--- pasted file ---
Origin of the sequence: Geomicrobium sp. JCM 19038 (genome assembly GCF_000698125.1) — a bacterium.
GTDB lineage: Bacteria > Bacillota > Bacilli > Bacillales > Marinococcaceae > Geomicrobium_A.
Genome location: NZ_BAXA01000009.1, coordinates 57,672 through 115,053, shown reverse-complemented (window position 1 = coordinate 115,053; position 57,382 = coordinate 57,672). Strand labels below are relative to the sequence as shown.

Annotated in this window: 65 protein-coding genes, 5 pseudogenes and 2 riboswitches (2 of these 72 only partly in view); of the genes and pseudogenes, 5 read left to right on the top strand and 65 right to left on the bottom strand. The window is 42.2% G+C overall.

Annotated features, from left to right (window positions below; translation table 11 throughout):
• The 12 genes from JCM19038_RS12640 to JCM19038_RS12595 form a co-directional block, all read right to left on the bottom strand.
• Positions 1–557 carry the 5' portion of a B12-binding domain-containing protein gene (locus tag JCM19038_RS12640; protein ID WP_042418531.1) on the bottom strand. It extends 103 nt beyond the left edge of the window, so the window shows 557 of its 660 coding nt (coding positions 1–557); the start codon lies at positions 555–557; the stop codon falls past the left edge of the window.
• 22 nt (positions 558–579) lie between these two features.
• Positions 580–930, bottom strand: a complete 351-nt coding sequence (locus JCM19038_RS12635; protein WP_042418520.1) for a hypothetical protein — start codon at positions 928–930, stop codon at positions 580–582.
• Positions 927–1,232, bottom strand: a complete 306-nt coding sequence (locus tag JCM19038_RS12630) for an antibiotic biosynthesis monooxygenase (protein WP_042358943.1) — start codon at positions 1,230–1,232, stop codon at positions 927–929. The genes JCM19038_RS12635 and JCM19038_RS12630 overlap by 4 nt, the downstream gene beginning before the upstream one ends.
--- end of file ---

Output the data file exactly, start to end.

Origin of the sequence: Geomicrobium sp. JCM 19038 (genome assembly GCF_000698125.1) — a bacterium.
GTDB lineage: Bacteria > Bacillota > Bacilli > Bacillales > Marinococcaceae > Geomicrobium_A.
Genome location: NZ_BAXA01000009.1, coordinates 57,672 through 115,053, shown reverse-complemented (window position 1 = coordinate 115,053; position 57,382 = coordinate 57,672). Strand labels below are relative to the sequence as shown.

Annotated in this window: 65 protein-coding genes, 5 pseudogenes and 2 riboswitches (2 of these 72 only partly in view); of the genes and pseudogenes, 5 read left to right on the top strand and 65 right to left on the bottom strand. The window is 42.2% G+C overall.

Annotated features, from left to right (window positions below; translation table 11 throughout):
• The 12 genes from JCM19038_RS12640 to JCM19038_RS12595 form a co-directional block, all read right to left on the bottom strand.
• Positions 1–557 carry the 5' portion of a B12-binding domain-containing protein gene (locus tag JCM19038_RS12640; protein ID WP_042418531.1) on the bottom strand. It extends 103 nt beyond the left edge of the window, so the window shows 557 of its 660 coding nt (coding positions 1–557); the start codon lies at positions 555–557; the stop codon falls past the left edge of the window.
• 22 nt (positions 558–579) lie between these two features.
• Positions 580–930, bottom strand: a complete 351-nt coding sequence (locus JCM19038_RS12635; protein WP_042418520.1) for a hypothetical protein — start codon at positions 928–930, stop codon at positions 580–582.
• Positions 927–1,232, bottom strand: a complete 306-nt coding sequence (locus tag JCM19038_RS12630) for an antibiotic biosynthesis monooxygenase (protein WP_042358943.1) — start codon at positions 1,230–1,232, stop codon at positions 927–929. The genes JCM19038_RS12635 and JCM19038_RS12630 overlap by 4 nt, the downstream gene beginning before the upstream one ends.